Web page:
Royal Canadian Ex-Service Legion Pays Courtesy Call

Image: Veterans and their relatives at the wreath-laying ceremony.

Lays Wreaths at Cenotaph in Derek Walcott Square.

A delegation from the Royal Canadian Ex-Service Legion paid a courtesy call on their Saint Lucian counterparts, the St. Lucia Ex-Service Legion, last Friday.

While here, the visiting team, numbering around a dozen, was taken on a tour of various sites around the island. The first stop was Derek Walcott Square, where wreaths were laid at the Cenotaph in tribute to soldiers who died in combat World War II (1939-1945).

The short ceremony began with the national anthem of Saint Lucia, followed by a moment of silence and welcome remarks by President of the St. Lucia Ex-Service Legion, Haynes Cyril, who served in World War II as part of the Commonwealth’s response to Germany’s threat to world peace.

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Bidding prayers were then recited, followed by the Lord’s Prayer and the reading of the Act of Remembrance, the latter of which reads: “They shall grow not old, as we that are left grow old. Age shall not weary them, nor the years condemn. At the going down of the sun and in the morning, we will remember them.”

Castries Mayor, Peterson Francis, joined Legion Dominion President, Dave Flannigan of Canada, and Cyril in laying wreaths at the base of the Cenotaph as a bugler from the Royal St. Lucia Police Band played the last post and reveille, during which prayers were said.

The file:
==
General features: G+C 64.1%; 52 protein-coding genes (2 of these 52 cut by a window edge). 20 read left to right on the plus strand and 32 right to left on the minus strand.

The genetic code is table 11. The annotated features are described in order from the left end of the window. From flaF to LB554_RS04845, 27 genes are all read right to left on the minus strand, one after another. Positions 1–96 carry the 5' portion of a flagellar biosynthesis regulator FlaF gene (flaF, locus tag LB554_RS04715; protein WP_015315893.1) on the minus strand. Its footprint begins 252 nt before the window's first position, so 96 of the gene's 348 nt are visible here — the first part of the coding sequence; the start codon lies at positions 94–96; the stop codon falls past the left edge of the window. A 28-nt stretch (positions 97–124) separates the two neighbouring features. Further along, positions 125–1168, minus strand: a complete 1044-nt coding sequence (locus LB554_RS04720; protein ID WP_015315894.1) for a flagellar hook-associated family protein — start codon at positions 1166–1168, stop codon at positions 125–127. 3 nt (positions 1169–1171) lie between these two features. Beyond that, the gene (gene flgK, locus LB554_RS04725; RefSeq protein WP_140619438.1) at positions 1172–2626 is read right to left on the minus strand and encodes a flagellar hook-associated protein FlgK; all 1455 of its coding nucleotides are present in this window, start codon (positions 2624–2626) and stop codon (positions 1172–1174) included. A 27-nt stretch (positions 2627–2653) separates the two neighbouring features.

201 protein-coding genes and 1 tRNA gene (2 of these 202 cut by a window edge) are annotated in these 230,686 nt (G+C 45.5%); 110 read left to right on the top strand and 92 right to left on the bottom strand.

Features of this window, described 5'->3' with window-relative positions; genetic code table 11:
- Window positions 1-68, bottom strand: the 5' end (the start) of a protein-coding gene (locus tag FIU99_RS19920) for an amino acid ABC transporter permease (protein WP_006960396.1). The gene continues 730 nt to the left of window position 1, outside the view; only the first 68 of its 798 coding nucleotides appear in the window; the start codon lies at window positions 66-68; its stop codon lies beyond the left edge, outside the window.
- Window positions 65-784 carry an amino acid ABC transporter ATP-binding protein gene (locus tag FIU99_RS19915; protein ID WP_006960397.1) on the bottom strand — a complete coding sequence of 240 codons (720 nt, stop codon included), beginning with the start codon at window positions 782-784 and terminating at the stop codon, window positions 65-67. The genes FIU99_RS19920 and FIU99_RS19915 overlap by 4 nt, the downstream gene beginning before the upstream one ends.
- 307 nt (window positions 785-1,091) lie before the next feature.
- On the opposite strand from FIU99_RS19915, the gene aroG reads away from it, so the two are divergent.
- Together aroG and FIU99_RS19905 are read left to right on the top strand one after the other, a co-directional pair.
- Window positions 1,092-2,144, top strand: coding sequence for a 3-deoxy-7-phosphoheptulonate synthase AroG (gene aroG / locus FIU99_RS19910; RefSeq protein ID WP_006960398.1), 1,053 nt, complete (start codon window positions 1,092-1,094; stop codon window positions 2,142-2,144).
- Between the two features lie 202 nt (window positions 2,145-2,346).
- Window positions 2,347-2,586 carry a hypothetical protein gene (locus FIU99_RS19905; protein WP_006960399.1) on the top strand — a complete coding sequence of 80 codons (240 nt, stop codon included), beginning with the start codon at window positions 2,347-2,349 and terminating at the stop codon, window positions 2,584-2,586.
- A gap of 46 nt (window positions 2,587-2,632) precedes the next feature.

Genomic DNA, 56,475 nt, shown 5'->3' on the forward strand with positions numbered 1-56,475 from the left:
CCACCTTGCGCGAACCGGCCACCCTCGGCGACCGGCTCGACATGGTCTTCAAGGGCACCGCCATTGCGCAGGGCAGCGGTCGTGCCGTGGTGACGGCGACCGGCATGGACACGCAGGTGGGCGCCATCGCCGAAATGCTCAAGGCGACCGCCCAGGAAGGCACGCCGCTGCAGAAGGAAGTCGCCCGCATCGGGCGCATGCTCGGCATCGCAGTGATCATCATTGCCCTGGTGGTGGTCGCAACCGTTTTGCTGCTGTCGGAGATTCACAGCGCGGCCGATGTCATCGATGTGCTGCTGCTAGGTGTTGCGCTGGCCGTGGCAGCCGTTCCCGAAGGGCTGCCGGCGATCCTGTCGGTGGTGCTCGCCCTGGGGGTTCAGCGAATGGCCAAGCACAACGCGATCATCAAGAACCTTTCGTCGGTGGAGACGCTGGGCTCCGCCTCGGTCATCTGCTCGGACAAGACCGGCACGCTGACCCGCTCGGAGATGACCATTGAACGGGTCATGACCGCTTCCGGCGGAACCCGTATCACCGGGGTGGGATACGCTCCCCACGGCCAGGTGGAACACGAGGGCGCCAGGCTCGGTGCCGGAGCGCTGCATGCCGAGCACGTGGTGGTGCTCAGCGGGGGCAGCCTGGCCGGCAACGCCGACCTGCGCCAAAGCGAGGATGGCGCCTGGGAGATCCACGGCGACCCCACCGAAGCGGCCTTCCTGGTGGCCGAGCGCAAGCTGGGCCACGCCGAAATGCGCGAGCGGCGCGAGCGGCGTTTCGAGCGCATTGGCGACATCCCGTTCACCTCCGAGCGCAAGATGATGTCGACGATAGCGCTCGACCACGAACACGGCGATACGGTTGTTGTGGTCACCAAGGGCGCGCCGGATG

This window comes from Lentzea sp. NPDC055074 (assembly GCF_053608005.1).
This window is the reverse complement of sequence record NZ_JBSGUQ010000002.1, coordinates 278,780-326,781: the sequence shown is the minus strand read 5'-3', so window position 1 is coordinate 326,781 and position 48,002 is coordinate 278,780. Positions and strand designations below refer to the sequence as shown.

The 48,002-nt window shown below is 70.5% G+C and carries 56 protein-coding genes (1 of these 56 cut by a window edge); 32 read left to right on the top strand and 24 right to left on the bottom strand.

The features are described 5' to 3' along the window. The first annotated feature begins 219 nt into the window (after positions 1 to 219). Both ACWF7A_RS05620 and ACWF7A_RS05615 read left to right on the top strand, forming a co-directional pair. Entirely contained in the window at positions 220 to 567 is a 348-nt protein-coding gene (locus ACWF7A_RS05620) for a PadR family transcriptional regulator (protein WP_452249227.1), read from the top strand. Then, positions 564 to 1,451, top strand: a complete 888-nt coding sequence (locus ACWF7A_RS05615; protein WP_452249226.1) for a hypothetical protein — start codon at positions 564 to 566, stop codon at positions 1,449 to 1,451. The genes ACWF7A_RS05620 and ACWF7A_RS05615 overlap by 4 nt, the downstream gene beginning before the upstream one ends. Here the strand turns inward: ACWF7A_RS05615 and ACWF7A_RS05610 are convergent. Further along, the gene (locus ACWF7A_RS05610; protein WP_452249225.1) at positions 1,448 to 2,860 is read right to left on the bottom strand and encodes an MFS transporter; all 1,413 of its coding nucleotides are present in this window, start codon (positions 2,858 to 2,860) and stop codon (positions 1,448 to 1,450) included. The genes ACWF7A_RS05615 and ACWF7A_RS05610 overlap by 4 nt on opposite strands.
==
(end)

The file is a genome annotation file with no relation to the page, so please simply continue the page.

Members of the visiting delegation, along with their relatives, were then accompanied to Soufriere to visit the Sulphur Springs and to pay tribute at the Du Boulay Shrine located in the Botanical Gardens there in memory of Desmond Du Boulay, a Saint Lucian who served in the Royal Canadian Air Force as a pilot officer and was shot down in Germany in 1943.

Following a lunch break at the Old Sugar Mill in Soufriere, the delegation returned to Castries and paid a courtesy call on the Mayor of Castries before leaving for the War Graves at Choc Cemetery.

During World War II, fifteen Saint Lucians were killed in action while nine died in active service.

Stan Bishop began his career in journalism in March 2008 writing freelance for The VOICE newspaper for six weeks before being hired as a part-time journalist there when one of the company’s journalists was overseas on assignment.

Although he was initially told that the job would last only two weeks, he was able to demonstrate such high quality work that the company offered him a permanent job before that fortnight was over. Read full bio...

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